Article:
Tomes and Volumes

          The path had become overgrown during her absence, and the roan, whose mouth frothed and lungs heaved, struggled to navigate the rough terrain. Finally, however, the earth leveled and the trees thinned, revealing a small cottage nestled between the overhanging boughs. The trickle of water marked a river hidden father back within the trees. The air smelled sweet and warm, like honeyed sap and baked sunlight.

          Arliss walked the exhausted horse to a small stable built off to the side of the clearing and filled the empty trough with clear water from the river behind the cottage. In thanks to the poor animal, who was drinking heavily of the water, she poured oats into a second trough and drizzled a fair amount of molasses over the top. After removing the roan’s tack and brushing his sweat-soaked hair, Arliss moved toward the cottage with the remaining apples in hand. She grabbed the handle, which glowed a faint blue before unlocking with a small click, and stepped into the foyer.

          Inside, the walls were hidden by books that towered to the ceilings, leaned against chairs and stools, and littered the counters; they even lurked beneath the stairwell, where hallowed nooks had been made for the volumes to be tucked carefully between. The air was also sweltering and thick. Arliss waved her hand as she moved to the bedroom, stepping carefully around piles of books along the way. The heat in the room began to slowly sink to the floor, and it felt as if warm water was being poured down her arms before cool air rushed in. She sighed in relief and shivered as the sweat on her skin chilled her.

          She tossed her satchel and the sack of apples onto her bed and threw open the drawers of her dresser, removing a white dress that was better suited for the weather than the heavy mage robes were. Arliss gathered the feathery garment in her arms, then walked back out into the sweltering heat outside, around the cottage, and out to the river beyond.

          She removed her boots, and folded the white dress on top of them in the shade of a stooped willow. Striding out into the current with languid steps, she was submerged to the waist and her robes fanned out like a lily pad around her. The clasps and ties were undone on her clothes, leaving only the bright emerald at her neck glinting atop her pale, porcelain skin. She quickly washed out her travel clothes in the cold water, shivering all the while, and soaked the sweat and the grime away while the sun beat down furiously from above.

          Once clean, Arliss returned to the embankment and slipped the white dress over her head, wringing out her long black hair. She felt better, now that the dirt and horse hair no longer clung to her, and returned to the cottage barefoot while humming happily to herself. In front of the stables, the roan horse was now contentedly munching on overgrown grass.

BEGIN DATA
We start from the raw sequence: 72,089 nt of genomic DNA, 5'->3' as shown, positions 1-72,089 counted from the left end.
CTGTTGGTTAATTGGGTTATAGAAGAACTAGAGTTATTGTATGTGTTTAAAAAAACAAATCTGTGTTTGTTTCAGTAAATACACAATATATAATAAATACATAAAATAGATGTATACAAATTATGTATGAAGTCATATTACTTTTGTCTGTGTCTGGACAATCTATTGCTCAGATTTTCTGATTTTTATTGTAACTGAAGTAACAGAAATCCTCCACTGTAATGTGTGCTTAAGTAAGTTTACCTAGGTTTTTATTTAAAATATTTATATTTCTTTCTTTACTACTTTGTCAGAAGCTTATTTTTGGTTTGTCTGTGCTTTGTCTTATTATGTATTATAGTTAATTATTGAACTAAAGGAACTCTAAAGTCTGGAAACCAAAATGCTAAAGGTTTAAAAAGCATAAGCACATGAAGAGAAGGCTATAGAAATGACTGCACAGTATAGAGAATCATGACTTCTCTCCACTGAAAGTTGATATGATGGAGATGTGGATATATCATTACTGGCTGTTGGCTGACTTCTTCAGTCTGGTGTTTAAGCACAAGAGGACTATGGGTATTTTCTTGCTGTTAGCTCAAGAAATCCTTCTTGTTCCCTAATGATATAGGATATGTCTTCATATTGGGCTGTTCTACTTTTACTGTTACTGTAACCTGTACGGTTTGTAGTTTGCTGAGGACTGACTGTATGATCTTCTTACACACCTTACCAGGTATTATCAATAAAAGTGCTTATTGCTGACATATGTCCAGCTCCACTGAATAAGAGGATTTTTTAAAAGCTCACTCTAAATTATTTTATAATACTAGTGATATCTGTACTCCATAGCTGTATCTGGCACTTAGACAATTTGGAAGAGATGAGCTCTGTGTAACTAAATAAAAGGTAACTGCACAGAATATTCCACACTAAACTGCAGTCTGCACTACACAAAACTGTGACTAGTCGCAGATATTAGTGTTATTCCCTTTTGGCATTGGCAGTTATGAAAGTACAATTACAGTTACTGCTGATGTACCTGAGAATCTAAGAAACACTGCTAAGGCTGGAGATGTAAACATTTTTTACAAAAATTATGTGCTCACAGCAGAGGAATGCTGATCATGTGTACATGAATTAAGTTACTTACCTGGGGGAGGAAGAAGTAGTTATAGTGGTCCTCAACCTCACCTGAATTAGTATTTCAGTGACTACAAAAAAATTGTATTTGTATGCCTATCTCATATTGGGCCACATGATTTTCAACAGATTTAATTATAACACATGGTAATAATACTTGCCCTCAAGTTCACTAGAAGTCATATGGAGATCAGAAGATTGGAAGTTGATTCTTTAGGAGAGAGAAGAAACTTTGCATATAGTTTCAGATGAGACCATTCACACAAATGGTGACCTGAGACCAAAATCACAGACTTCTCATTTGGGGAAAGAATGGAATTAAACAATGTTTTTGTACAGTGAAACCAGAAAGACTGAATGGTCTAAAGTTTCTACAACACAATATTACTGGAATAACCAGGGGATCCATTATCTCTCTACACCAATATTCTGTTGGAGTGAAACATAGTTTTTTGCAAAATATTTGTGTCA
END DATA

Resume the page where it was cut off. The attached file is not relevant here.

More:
She hung her crimson robes on a nearby bough to dry and left her boots nearby before returning to the cool refuge indoors. With a simple click, the heat was shut out for good. She wandered back into the bedroom, remembering the two new books that she had collected just that morning. The tomes were very rough around the edges, black cloth frayed at the corners and binding thread sticking out along the spines, but the pages inside were clean and well cared for; the volumes had seen a lot of travel, but that was only the sign of a book well-enjoyed.

          Embossed in gold lettering along the first cover read the title, “The Shrouded Lantern (And Other Tales from the Northern Islands).” The author of both tomes was a Lysander Crane, and the name rang somewhat familiar with her, but she did not dwell long on it; Crane’s second tome caught her eye. It lacked any title on its cover, merely bearing the symbol of a half-closed eye pressed into the leather. Curious, she opened the book to the first page, and found the title written in simple lettering: “The Legend of the Lost Kingdom.” Contrary to the uncomplicated lettering, around the page were beautiful, intricate drawings of creatures she had never seen before, twisting and writhing in chaotic patterns; humanoid figures danced around the title, displaying wide, sinister grins full of jagged teeth while other figures seemed to be trapped between a state of visibility and ethereality. At the bottom of the page, curled loosely around a garland of spears, was the archaic form of a dragon, arrows protruding from its dull hide.

          So lost in fascination with the entrancing pictures, she did not notice the knocking at her door. Only when the rapping became more forceful did she jumped lightly, startled from her thoughts.

The End

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